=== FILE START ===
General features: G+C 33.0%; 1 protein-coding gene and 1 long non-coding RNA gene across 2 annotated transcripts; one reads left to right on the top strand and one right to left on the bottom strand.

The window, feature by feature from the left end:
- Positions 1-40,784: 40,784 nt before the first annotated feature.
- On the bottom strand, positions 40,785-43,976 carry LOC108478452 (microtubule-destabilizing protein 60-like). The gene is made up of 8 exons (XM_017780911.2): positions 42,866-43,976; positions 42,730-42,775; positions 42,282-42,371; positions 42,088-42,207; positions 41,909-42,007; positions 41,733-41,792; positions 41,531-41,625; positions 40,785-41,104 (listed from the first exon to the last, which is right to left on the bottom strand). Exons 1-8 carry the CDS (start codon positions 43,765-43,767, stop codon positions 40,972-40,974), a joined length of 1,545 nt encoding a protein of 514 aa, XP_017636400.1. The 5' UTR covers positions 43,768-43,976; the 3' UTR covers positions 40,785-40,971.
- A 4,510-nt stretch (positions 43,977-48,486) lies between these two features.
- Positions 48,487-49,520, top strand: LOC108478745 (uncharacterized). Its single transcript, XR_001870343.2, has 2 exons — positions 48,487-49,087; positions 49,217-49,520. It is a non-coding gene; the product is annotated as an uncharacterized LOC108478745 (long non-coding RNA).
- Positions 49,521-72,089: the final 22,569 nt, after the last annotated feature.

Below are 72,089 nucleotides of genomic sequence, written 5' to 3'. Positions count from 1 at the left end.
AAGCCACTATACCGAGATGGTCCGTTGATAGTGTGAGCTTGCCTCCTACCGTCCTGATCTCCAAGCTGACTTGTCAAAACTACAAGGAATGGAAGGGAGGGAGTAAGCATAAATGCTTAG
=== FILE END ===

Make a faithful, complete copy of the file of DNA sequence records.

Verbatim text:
General features: G+C 33.0%; 1 protein-coding gene and 1 long non-coding RNA gene across 2 annotated transcripts; one reads left to right on the top strand and one right to left on the bottom strand.

The window, feature by feature from the left end:
- Positions 1-40,784: 40,784 nt before the first annotated feature.
- On the bottom strand, positions 40,785-43,976 carry LOC108478452 (microtubule-destabilizing protein 60-like). The gene is made up of 8 exons (XM_017780911.2): positions 42,866-43,976; positions 42,730-42,775; positions 42,282-42,371; positions 42,088-42,207; positions 41,909-42,007; positions 41,733-41,792; positions 41,531-41,625; positions 40,785-41,104 (listed from the first exon to the last, which is right to left on the bottom strand). Exons 1-8 carry the CDS (start codon positions 43,765-43,767, stop codon positions 40,972-40,974), a joined length of 1,545 nt encoding a protein of 514 aa, XP_017636400.1. The 5' UTR covers positions 43,768-43,976; the 3' UTR covers positions 40,785-40,971.
- A 4,510-nt stretch (positions 43,977-48,486) lies between these two features.
- Positions 48,487-49,520, top strand: LOC108478745 (uncharacterized). Its single transcript, XR_001870343.2, has 2 exons — positions 48,487-49,087; positions 49,217-49,520. It is a non-coding gene; the product is annotated as an uncharacterized LOC108478745 (long non-coding RNA).
- Positions 49,521-72,089: the final 22,569 nt, after the last annotated feature.

Below are 72,089 nucleotides of genomic sequence, written 5' to 3'. Positions count from 1 at the left end.
AAGCCACTATACCGAGATGGTCCGTTGATAGTGTGAGCTTGCCTCCTACCGTCCTGATCTCCAAGCTGACTTGTCAAAACTACAAGGAATGGAAGGGAGGGAGTAAGCATAAATGCTTAG